Euan Cameron assumes the newly created role to push the adoption of automation technologies
In response to the continued rise of artificial intelligence (AI), professional services firm PwC has appointed its first AI leader.
PwC partner Euan Cameron will fill the new role of UK Artificial Intelligence leader, where he will oversee the the firm’s and clients use of emerging automation technology.
“This year we expect to see more and more artificial intelligence initiatives move from theory to practice. We are exploring a wide range of opportunities to deploy this technology internally, but also to help our clients with many of their critical business issues. Different industries are adopting Robotic Process Automation (RPA) and AI at varying rates but with the field developing so rapidly, those who wait could miss out on the myriad positive opportunities it will bring,” said Cameron.
“To be successful, AI needs to be implemented as part of a broader business transformation strategy. We are working with our clients on three main areas: helping businesses to understand the value of AI and the opportunities it holds; supporting their full AI journey from initial projects to large scale transformation; and providing assurance services to create trust and confidence around AI-enabled business functions.”
AI big boss
Cameron will work closely with PwC’s 800 plus strong roster of data and analytics specialists across the firm’s various division; 30 AI, machine learning and RPA specialists will form Cameron’s core team, though PwC has plans to increase its specialists to a cohort of 200 by 2020.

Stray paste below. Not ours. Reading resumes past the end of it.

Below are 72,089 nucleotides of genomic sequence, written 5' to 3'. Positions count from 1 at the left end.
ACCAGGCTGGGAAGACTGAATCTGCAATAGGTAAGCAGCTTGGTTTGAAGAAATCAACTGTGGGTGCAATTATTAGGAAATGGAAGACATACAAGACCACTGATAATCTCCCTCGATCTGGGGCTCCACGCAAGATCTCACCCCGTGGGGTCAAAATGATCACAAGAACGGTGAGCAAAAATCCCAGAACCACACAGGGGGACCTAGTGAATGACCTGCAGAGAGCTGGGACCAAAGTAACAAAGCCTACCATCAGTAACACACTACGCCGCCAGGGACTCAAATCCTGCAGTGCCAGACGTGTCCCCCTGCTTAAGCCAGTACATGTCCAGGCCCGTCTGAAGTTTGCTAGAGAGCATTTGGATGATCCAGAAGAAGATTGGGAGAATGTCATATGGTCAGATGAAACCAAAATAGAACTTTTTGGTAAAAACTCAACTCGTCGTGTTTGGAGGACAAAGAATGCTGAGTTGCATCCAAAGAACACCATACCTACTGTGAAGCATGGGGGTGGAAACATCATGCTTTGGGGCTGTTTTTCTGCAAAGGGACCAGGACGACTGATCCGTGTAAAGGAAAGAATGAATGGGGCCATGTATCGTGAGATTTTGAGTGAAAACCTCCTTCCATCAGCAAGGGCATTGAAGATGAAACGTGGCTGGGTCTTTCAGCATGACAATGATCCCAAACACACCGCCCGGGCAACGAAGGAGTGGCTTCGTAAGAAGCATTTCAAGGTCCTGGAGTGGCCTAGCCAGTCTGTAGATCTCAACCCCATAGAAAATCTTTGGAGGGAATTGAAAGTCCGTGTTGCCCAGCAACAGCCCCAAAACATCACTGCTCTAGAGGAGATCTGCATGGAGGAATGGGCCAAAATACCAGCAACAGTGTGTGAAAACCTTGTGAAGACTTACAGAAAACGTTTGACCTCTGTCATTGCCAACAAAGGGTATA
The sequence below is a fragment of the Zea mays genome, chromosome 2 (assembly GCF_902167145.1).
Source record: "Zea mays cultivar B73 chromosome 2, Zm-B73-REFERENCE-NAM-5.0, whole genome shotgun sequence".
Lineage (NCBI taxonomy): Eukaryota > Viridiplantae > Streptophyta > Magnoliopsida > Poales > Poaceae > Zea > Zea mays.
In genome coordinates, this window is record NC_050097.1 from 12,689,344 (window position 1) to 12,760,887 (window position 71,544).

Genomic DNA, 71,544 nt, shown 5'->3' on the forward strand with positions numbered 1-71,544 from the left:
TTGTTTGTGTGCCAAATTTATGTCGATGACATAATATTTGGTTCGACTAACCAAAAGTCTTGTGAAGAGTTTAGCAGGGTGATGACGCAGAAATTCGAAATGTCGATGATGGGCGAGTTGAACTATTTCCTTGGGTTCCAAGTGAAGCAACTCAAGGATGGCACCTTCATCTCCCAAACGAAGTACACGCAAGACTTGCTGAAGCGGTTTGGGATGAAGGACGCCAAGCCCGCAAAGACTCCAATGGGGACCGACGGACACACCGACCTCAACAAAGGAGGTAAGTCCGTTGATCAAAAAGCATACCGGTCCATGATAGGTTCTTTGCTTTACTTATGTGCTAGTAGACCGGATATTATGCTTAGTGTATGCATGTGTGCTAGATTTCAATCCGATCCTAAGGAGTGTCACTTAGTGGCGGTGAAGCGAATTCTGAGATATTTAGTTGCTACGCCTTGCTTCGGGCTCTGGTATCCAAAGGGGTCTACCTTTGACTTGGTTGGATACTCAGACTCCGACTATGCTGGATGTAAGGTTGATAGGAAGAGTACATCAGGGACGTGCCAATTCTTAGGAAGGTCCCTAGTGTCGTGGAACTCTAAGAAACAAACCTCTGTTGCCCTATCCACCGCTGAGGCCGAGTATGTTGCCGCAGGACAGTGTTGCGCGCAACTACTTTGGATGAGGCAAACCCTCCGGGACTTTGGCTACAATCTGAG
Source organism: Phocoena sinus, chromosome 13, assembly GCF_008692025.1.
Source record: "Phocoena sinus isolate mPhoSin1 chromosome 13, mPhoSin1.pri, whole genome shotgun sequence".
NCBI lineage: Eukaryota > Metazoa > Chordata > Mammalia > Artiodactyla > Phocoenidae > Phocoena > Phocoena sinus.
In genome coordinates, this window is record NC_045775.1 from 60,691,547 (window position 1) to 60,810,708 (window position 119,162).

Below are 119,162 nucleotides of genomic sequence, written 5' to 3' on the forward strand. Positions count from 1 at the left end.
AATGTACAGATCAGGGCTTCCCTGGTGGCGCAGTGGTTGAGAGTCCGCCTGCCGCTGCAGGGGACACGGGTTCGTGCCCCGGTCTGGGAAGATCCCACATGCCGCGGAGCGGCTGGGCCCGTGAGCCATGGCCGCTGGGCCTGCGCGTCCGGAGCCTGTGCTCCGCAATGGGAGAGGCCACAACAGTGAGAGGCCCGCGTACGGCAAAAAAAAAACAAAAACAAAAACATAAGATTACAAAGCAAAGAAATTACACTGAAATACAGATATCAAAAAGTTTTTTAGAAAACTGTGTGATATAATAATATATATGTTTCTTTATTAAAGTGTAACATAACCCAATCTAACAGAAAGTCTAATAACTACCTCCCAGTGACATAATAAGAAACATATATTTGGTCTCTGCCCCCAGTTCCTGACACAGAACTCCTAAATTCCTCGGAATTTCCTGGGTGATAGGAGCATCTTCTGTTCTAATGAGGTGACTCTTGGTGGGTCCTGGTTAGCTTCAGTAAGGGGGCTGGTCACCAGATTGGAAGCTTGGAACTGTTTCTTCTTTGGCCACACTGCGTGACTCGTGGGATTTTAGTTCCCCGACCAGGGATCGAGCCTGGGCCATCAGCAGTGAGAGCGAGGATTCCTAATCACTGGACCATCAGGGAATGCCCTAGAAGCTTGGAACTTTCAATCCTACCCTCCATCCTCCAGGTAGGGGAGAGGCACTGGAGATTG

The appointment of Cameron is a clear indication that PwC sees a lot of potential to make money out of automation technologies and Ai, even though the technology is still fairly immature when compared to human intelligence.
With the rapid development of driverless cars and AI finding it way into businesses to support humans with daily tasks, such as picking groceries with a soft touch, it is not the biggest surprise to see PwC appoint and AI leader.
However, automation often comes at the cost of jobs, so PwC will need to find a way to address that in a way that does not position its clients with the difficult task of replacing humans with autonomous systems, thereby fanning the flames that the eventual rise of AI will render the need for humans, or human workers at least, moot in the future.
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